Mayor Bob Kiss and the outside consultants said while BT's financial troubles left a hole in the city's cash pool, the utility has turned things around and is in a better financial position to seek outside investors now. Kiss also refuted some of the claims that have been made about his administration's failing in regard to BT operations and oversight.

His words, however, didn't seem to resonate with most people at the meeting — even BT supporters.

Continue reading "The Good, the Bad, the Burlington Telecom: Citizens Question Officials About the Future of BT" »

Housing Groups and Pizzigalli Craft Deal to Preserve Low-Income Housing

6a00d83451b91969e20133f1f48f49970b-320wi On the day they were supposed to receive eviction notices, the 44 residents of Wharf Lane were handed much better news: A deal has been struck between two nonprofit housing groups and the building's owner that will keep their apartments as subsidized, affordable housing.

"We announced to the residents that we had a deal, in principle, on both Wharf Lane and Bobbin Mill and expected to sign purchase and sale contracts early next week," Paul Dettman, executive director of Burlington Housing Authority told Seven Days.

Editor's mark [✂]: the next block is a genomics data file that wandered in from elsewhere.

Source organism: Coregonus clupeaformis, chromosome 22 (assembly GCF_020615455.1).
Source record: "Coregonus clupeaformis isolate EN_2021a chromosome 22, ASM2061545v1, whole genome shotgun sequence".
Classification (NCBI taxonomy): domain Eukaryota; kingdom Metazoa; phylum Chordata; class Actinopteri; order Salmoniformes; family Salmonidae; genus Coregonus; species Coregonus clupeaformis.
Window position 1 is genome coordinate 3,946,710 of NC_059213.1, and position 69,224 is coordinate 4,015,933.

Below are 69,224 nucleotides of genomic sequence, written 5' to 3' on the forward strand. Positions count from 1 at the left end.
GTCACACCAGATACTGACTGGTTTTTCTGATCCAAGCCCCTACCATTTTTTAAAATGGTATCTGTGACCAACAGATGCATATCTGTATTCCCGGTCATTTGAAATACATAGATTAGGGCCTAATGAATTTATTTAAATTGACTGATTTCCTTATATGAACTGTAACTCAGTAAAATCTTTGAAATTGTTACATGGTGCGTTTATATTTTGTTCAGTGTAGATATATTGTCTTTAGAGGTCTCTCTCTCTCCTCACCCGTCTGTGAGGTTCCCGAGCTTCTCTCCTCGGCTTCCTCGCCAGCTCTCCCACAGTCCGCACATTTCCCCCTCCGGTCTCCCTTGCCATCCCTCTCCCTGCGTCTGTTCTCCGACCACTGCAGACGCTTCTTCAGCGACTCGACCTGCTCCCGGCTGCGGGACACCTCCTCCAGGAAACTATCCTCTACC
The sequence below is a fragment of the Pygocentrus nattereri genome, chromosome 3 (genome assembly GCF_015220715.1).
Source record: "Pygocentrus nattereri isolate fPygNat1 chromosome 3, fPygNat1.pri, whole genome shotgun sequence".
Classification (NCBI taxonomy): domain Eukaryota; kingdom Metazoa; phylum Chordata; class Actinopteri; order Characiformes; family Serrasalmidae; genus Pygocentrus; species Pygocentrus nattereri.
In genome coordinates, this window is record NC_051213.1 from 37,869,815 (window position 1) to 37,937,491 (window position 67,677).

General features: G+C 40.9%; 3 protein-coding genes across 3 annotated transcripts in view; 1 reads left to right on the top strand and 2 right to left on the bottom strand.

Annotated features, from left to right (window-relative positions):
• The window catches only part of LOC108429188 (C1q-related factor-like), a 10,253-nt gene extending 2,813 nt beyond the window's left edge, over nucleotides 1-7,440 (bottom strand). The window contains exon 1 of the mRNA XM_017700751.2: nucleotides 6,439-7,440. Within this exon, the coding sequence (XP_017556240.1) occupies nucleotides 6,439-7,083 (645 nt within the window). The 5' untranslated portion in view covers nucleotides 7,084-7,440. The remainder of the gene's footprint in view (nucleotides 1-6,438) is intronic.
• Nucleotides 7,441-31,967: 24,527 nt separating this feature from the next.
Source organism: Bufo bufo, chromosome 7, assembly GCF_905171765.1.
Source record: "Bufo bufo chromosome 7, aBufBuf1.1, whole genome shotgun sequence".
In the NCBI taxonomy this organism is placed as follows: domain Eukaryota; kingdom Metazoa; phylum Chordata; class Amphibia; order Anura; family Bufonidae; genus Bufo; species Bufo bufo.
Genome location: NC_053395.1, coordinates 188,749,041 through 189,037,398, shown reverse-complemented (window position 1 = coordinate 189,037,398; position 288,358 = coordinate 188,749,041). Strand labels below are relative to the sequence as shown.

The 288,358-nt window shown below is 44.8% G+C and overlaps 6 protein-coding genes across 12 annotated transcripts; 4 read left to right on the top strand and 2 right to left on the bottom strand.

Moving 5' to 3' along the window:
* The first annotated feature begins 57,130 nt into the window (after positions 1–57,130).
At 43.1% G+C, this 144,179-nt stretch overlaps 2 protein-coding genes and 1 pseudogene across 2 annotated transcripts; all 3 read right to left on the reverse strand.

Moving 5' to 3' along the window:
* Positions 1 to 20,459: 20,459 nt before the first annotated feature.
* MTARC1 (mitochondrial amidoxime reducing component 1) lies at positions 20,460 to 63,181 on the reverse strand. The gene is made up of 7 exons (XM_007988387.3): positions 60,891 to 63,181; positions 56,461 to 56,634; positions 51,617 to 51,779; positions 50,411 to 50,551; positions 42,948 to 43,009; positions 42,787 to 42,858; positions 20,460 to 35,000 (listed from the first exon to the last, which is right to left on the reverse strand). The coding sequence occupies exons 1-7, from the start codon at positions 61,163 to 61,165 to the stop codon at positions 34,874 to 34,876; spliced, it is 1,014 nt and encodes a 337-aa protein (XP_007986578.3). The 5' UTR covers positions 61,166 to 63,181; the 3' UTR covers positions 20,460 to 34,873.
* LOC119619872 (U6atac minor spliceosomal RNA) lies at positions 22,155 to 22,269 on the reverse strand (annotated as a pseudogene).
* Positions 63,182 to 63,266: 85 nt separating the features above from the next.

BHA is working with the Vermont Housing Finance Agency to purchase Wharf Lane and the nearby Bobbin Mill apartments, which is home to more than 100 people — many of them low-income families.

For almost a year, Wharf Lane's tenants — some of Burlington's poorest public-housing residents — have been caught in a battle between their landlord and two housing nonprofits. Negotiations stalled in late December, and it looked as if the residents would be evicted in April. Their leases expired March 31.

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January 27, 2011

Heave-Ho — Vermont Frost Heaves Fold

10ad8643fce1472e1d37b4d65a5e1324.400 If you picked up the latest issue of Seven Days yesterday or read it online, you'll know that we wrote about a man from Calais named Dick Rouelle who is the ultimate Vermont Frost Heaves superfan. Over the years, Rouelle has let nothing stand in his way of catching every Heaves game, both home and away. Not only is Rouelle a devotee of the Barre-based minor league basketball franchise, but he's also one of the founders of Go Heaves, Inc., the fan nonprofit that owns the team. Or rather, more correctly, owned the team. 

On Wednesday, the nonprofit announced that the Heaves were folding. If you read the rosy, heartening piece we wrote, you might be scratching your head, wondering how that could be. By all accounts, the team was financially solvent enough to scrape by and the fans weren't going to let the team go under.

So what happened? How did the team collapse so soon after their season began in early January?

The answer, of course, is all about money. Or more specifically, the lack of it.

Continue reading "Heave-Ho — Vermont Frost Heaves Fold" »

Citizens Ask Court to Find Burlington in Contempt for Using Taxpayer Funds

Gavel 3Two Burlington taxpayers are asking a Chittenden Superior Court judge to find the city of Burlington in contempt of a court order prohibiting certain use of general funds to support Burlington Telecom.